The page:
Devoted to the Propagation and Defense of New Testament Christianity
February 17, 1955

They Want Division -- Now!


With shock and dismay brethren all over the nation a few weeks ago read in the Gospel Advocate what amounted to an open declaration of intent on the part of that journal and her supporters to divide the Lord's church over the "institutional" question — church support of colleges, institutional orphan homes, etc. No punches were pulled and no effort was made to disguise the brutal and cynical purpose behind the campaign. The Gospel Advocate believes herself so powerfully entrenched that she feels confident of being able to promote a "split," slough off what she supposes (falsely) will be a paltry fifty or one hundred thousand discontented "troublemakers," and go ahead with her plans to "institutionalize" the Lord's church without let or hindrance. One by one she is lining up her supporters for such a campaign, requiring of each of them full and hearty support for her position on church contributions to colleges as well as other questions.

The reasons behind this campaign are not difficult to discover. It has become apparent to all of us that when brethren STUDY the institutional question, they will more and more come to understand the New Testament teaching on the adequacy equality, and independency of New Testament congregations. All over the nation there has been a noticeable awakening of interest among Christians, and an apparent willingness to examine, re-examine, and ponder earnestly exactly what the New Testament teaches on the "institutional" question. Promoters of church support to colleges (of whom the Gospel Advocate is chief) realize that if the discussion and study continues, they have much to lose. Too many brethren will be brought to a realization of Bible teaching on this question; their hopes to "get the schools in the church budgets" may well be delayed for a whole generation — and perhaps forever. So the political thing to do, from their point of view, is to promote, foster and encourage a division NOW, get rid of all those who are calling for a study and discussion of the question, stifle and shut off all controversy over it, and go ahead with their plans for a "super" church, tied in with all the educational, benevolent, and evangelistic associations and institutions of their choosing and endorsement. Since the "objectors" are causing so many people to study the question, the "objectors" must be quarantined at once. That is the thinking behind the "quarantine" editorials and letters which the Gospel Advocate has lately been featuring.

We do not think the campaign will succeed, although it may. If the Gospel Advocate can line up enough agitators and sycophants behind her, she may effect the division she apparently desires. But if she thinks she will take ninety percent of the church with her in her efforts, we believe she is due for a rude awakening and disappointment. Brethren are not going to be as friendly as the G. A. may suppose to her plans for division. Too many of them have taken to heart the Bible teaching on that subject.

But what shall we think of the spirit and attitude of a brother who deliberately sets himself the task of promoting a split or division within the body of Christ? And what shall we think of the scores of brethren who either through fear of reprisals if they don't go along, or because they share the same blind determination to promote the "institutions" regardless of what happens to the church acquiesce in the evil purpose?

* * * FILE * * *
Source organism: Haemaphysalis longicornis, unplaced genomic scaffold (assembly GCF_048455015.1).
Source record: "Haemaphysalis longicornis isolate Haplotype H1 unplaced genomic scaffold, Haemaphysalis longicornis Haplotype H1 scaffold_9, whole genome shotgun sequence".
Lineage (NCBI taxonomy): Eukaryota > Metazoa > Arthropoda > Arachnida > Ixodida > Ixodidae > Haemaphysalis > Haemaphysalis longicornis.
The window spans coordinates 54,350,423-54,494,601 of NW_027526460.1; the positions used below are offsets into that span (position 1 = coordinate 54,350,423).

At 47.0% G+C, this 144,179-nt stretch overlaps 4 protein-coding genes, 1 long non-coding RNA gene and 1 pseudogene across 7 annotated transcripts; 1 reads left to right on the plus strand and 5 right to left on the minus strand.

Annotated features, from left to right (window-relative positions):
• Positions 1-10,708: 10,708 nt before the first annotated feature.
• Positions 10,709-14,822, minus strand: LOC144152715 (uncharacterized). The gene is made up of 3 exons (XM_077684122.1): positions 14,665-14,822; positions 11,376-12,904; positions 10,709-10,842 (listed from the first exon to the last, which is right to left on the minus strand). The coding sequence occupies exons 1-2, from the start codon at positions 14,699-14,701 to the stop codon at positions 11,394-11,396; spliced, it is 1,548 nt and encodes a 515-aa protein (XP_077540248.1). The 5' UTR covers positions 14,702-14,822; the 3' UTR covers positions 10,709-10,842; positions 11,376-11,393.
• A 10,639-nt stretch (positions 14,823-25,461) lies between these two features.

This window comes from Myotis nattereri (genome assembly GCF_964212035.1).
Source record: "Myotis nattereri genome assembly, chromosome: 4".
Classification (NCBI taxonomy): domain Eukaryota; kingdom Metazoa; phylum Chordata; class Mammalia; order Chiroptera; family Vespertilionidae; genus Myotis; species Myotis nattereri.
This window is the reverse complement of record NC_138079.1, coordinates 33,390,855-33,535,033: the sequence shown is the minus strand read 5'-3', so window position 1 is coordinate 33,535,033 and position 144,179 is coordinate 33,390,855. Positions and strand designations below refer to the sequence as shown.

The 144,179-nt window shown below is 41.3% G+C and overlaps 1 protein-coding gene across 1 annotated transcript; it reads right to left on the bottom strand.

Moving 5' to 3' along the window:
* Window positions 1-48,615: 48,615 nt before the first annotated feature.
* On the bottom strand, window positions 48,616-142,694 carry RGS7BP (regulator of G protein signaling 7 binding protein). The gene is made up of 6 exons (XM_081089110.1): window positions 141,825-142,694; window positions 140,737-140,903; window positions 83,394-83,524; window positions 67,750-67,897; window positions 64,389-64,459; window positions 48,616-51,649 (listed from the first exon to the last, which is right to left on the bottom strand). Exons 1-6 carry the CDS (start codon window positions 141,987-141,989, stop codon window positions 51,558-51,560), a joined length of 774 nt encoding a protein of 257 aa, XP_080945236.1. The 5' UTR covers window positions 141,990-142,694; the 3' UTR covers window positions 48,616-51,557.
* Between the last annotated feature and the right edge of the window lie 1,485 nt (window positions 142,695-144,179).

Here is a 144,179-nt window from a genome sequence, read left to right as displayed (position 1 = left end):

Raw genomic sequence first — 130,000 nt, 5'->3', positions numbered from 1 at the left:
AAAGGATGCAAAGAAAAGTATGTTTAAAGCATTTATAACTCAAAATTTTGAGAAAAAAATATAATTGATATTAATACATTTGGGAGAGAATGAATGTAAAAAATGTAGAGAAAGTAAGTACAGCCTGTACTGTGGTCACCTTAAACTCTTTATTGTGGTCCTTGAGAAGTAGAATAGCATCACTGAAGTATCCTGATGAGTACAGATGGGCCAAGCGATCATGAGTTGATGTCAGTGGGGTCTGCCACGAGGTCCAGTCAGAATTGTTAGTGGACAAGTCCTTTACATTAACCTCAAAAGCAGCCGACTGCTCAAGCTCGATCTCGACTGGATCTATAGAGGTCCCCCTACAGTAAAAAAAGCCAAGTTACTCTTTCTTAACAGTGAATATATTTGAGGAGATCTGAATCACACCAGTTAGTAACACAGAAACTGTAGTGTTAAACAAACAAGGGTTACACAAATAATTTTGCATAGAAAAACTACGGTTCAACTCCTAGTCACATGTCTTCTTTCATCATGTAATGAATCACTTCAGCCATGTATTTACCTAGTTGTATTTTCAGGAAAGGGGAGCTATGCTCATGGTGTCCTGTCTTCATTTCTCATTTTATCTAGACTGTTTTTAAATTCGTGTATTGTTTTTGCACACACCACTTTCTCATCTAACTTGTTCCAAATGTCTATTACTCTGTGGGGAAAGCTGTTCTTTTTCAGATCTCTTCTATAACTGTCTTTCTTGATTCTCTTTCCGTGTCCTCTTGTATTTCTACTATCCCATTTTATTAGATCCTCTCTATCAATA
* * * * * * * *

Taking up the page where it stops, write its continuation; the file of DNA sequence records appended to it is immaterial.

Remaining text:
Meanwhile, the Gospel Guardian continues to plead for a free, open, and brotherly discussion of our differences. It is in Bible study, not in violent disruptions of fellowship, that the cause of Christ can best be served. The longer open division can be postponed, the less likely it is to occur, and the less serious it will be if it does occur. Every month and every year that a break in fellowship can be delayed increases the chances of avoiding the break altogether. Many of the brethren in the schools are openly and avowedly opposed to church contributions to the institutions; many of the brethren in the institutional orphan homes are frank in stating that it is their desire that the homes be separated entirely from church connection, and be operated solely as private "service institutions." The longer these questions are discussed, the more probable it is that final general agreement and unanimity of belief (based on plain Bible teaching) can be reached. No orphan child will suffer, and no school will be deprived of rightful support. But things will be done in scriptural rather than unscriptural ways.

But if division is forced upon the church NOW, it may well be that a new denomination will emerge, and the Gospel Advocate will head up a modern faction, just as the Christian Standard did nearly a century ago. That is a tragedy all of us ought to want to avert. The "quarantine" campaign instigated by the Gospel Advocate amounts to her declaration of war on those who do not go along with her ideas — or who refuse to keep silent on the disputed questions. There are troubled days ahead, we are sure. But we are not as pessimistic about the final outcome as are some others. There will certainly be some cities in which the Gospel Advocate influence will be able to split the congregations; but we do not think there will be many such. And as for us we are going to do our very best even to diminish the number that may be likely.

We have received a veritable basket full of articles and letters in the same vein as Brother Cogdill's (see this issue), not all of which we will be able to publish. But we will publish a few. Some of these communications were from men who are now staff writers on the Gospel Advocate.

— F. Y. T.